We have grown considerably in this past year in this area, as more and more youth see the relevancy of our program and approach, as well as the performance of our members. We recruit people into our club who we feel are active and serious about their politics. We do not expect everyone who we recruit to be a fully developed Marxist-Leninist, but we attempt to develop him in the club.
Although there are no organizational affiliations between our Party and any other organizations in the world, we do have fraternal relations with the other Communist Parties. That is, we exchange communications engage in discussions and meetings (much of which is reported in World Marxist Review), and profit thus by the experience of our comrades abroad. There is no "chain of command" in the world Communist movement. All parties are equal in these conferences and meetings in so far as they can contribute their experience. It is of interest here to note that the McCarran Act establishes an "international conspiracy" on the basis of parallel positions. Of the parallel positions admitted before the Supreme Court in the trial of our Party, nearly half were taken by our Party before the Soviet communist Party announced them.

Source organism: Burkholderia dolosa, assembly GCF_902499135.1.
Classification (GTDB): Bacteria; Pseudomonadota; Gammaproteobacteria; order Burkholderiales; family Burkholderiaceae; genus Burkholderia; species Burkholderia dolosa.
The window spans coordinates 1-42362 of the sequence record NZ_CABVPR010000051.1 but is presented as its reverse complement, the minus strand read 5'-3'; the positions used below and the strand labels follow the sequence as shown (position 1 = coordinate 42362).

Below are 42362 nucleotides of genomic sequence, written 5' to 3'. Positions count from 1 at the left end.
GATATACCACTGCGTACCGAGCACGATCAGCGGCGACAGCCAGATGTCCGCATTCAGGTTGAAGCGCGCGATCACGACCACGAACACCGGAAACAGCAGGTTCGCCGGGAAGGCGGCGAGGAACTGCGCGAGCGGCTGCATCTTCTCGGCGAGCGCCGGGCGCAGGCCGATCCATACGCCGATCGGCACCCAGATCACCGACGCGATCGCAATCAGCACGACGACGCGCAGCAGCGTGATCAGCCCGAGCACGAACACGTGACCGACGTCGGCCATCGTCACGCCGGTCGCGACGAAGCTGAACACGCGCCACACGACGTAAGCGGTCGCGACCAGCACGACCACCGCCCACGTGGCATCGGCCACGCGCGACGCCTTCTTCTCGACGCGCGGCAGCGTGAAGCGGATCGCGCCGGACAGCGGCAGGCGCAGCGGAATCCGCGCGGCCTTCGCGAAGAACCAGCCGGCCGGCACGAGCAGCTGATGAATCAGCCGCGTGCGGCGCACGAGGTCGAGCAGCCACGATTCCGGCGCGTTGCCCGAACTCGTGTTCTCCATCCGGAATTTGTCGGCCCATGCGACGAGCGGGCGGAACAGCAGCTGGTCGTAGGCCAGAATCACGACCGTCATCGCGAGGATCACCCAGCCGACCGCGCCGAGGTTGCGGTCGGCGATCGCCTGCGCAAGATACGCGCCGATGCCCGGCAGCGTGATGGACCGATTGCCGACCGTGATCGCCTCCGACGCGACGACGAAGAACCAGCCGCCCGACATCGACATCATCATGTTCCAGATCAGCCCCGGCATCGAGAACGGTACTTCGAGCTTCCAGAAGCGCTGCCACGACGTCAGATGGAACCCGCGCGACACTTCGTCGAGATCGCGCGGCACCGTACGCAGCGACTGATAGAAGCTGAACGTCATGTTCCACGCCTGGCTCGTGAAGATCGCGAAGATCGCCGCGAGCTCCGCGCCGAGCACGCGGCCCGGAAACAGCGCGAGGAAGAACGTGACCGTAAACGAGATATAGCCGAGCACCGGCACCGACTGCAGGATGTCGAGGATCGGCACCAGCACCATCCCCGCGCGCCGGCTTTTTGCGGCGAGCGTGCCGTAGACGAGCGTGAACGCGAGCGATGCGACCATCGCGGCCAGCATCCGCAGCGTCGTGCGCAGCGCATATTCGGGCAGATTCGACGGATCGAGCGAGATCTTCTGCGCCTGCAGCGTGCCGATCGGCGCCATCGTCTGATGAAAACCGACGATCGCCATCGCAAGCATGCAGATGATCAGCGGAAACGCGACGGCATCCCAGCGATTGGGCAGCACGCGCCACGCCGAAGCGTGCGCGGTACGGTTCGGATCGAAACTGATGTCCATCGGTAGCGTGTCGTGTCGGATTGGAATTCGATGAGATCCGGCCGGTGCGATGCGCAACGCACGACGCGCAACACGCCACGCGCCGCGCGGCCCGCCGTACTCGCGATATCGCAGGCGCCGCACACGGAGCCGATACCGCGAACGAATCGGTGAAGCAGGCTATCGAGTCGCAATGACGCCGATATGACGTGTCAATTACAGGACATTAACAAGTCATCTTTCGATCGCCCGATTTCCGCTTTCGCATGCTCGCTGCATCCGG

Communists work in a large number of organizations other than their own. We work in these organizations to achieve the stated aims of these organizations--we do not seek to make them into "Junior Communist Parties." We strive to achieve the goals of these organizations by offering relevant program and activity. We seek to expend the membership, and to democratize the structure of these organizations. We also work to raise the consciousness o people in these organizations as to who their allies and who their opponents are, as a clear perspective facilitates social struggle. We will be found in almost any organization for peace, for jobs, or for freedom. Naturally we do not join subversive organizations such as the Ku Klux Klan or the John Birch Society. We join with people in their everyday and long-rang struggle for a better life.